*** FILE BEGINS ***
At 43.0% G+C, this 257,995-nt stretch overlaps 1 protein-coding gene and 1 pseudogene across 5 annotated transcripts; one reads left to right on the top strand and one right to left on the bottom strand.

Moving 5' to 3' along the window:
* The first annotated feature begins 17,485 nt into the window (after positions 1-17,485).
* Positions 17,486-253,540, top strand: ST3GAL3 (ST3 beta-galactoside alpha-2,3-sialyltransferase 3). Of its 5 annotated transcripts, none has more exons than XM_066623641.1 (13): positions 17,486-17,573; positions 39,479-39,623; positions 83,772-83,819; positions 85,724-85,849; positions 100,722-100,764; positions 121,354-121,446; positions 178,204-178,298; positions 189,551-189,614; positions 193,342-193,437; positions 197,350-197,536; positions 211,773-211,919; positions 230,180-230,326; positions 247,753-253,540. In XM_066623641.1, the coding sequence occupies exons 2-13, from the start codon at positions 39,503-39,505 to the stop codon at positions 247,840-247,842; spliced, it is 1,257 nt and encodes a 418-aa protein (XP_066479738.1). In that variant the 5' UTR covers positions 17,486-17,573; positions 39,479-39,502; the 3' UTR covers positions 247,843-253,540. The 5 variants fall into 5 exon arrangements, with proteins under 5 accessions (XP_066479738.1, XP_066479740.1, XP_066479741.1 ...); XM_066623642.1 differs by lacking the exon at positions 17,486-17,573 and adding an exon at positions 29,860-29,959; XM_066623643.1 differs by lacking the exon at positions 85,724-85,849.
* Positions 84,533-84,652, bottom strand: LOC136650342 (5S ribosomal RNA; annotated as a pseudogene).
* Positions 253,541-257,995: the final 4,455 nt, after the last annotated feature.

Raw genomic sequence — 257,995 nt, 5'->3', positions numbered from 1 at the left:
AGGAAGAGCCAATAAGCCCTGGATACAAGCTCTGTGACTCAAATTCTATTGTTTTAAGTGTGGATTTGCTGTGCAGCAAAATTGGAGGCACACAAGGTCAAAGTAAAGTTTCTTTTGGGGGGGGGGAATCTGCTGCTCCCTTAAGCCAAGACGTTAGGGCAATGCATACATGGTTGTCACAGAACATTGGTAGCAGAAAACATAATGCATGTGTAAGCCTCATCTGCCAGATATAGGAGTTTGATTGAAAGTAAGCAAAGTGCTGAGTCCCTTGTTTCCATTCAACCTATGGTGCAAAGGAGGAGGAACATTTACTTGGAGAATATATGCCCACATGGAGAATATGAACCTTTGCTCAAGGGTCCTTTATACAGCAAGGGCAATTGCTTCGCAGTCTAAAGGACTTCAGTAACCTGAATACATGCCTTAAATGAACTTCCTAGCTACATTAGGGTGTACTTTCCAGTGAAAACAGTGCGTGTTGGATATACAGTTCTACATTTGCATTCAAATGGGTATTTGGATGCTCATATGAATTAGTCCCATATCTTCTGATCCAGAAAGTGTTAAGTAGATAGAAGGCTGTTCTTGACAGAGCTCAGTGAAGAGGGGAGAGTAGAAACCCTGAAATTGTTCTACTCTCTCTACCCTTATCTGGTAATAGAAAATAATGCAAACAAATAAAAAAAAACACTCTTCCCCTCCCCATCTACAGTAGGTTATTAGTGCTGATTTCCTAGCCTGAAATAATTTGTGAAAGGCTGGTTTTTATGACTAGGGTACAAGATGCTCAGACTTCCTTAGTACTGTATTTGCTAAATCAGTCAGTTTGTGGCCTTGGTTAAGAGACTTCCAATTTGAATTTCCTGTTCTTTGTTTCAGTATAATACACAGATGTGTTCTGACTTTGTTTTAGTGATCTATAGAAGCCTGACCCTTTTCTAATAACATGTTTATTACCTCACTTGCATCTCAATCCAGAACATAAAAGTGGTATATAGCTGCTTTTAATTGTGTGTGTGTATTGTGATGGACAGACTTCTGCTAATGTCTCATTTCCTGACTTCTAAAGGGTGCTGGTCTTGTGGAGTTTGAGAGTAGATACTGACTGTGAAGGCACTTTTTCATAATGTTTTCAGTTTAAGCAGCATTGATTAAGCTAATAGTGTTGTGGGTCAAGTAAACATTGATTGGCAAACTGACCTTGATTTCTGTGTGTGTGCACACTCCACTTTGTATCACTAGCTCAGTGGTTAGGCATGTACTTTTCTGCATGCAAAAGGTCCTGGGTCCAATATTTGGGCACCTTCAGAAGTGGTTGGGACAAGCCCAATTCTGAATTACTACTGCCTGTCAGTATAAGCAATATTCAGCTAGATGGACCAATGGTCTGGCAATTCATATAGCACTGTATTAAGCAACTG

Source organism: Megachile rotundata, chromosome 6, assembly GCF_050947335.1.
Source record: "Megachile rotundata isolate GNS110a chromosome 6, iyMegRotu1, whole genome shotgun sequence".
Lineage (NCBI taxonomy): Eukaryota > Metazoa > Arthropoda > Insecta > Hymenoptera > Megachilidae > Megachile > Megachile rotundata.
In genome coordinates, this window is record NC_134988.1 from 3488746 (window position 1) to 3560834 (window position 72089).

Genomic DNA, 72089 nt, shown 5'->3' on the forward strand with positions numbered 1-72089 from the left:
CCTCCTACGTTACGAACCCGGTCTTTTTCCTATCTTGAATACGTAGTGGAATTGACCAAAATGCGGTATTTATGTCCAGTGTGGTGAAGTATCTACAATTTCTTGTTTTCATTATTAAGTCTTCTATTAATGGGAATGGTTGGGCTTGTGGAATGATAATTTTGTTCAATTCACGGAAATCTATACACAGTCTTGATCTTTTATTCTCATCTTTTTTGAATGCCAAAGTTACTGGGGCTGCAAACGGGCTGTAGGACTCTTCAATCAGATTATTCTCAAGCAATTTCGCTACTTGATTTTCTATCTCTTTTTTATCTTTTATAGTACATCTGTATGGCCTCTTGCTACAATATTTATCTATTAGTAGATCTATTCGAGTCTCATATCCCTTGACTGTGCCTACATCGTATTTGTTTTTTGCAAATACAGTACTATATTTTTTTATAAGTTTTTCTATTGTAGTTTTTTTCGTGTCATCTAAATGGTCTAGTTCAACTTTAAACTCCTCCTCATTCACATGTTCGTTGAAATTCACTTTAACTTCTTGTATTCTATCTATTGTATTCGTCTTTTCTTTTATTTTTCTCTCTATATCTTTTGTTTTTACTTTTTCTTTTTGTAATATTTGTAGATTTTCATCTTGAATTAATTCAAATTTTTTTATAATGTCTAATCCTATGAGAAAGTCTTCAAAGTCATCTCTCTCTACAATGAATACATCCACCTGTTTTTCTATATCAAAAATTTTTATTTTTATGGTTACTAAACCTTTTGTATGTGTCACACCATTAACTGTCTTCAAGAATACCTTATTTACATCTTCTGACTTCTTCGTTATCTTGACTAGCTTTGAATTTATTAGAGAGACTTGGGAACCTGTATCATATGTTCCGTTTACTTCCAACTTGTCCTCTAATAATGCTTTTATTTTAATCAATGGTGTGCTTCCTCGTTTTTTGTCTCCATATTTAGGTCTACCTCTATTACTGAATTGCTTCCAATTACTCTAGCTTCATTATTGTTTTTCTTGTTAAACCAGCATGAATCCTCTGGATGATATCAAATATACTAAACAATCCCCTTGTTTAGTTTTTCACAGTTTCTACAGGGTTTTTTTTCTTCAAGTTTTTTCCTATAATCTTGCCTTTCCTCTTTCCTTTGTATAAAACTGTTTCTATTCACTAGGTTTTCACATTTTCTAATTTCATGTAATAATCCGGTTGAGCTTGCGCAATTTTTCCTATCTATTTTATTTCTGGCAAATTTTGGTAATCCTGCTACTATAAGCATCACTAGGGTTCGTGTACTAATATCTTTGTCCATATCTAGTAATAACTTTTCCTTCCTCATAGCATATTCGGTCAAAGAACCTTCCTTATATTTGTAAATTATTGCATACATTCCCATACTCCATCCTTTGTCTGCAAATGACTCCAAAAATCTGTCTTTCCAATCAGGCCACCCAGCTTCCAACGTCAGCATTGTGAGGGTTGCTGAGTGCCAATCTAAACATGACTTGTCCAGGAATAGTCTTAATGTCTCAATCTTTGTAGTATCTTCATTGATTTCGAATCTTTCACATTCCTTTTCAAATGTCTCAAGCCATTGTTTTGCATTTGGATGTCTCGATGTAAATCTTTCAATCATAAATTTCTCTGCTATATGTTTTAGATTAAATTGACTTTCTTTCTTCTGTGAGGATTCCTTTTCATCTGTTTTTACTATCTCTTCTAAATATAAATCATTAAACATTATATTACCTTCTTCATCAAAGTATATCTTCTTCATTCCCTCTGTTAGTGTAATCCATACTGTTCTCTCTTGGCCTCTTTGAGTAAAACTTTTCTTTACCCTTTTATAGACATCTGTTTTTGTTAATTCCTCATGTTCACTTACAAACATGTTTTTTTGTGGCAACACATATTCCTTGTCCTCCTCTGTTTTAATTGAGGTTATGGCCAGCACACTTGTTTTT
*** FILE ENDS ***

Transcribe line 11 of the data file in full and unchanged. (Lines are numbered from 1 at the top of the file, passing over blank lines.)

Lineage (NCBI taxonomy): Eukaryota > Metazoa > Arthropoda > Insecta > Hymenoptera > Megachilidae > Megachile > Megachile rotundata.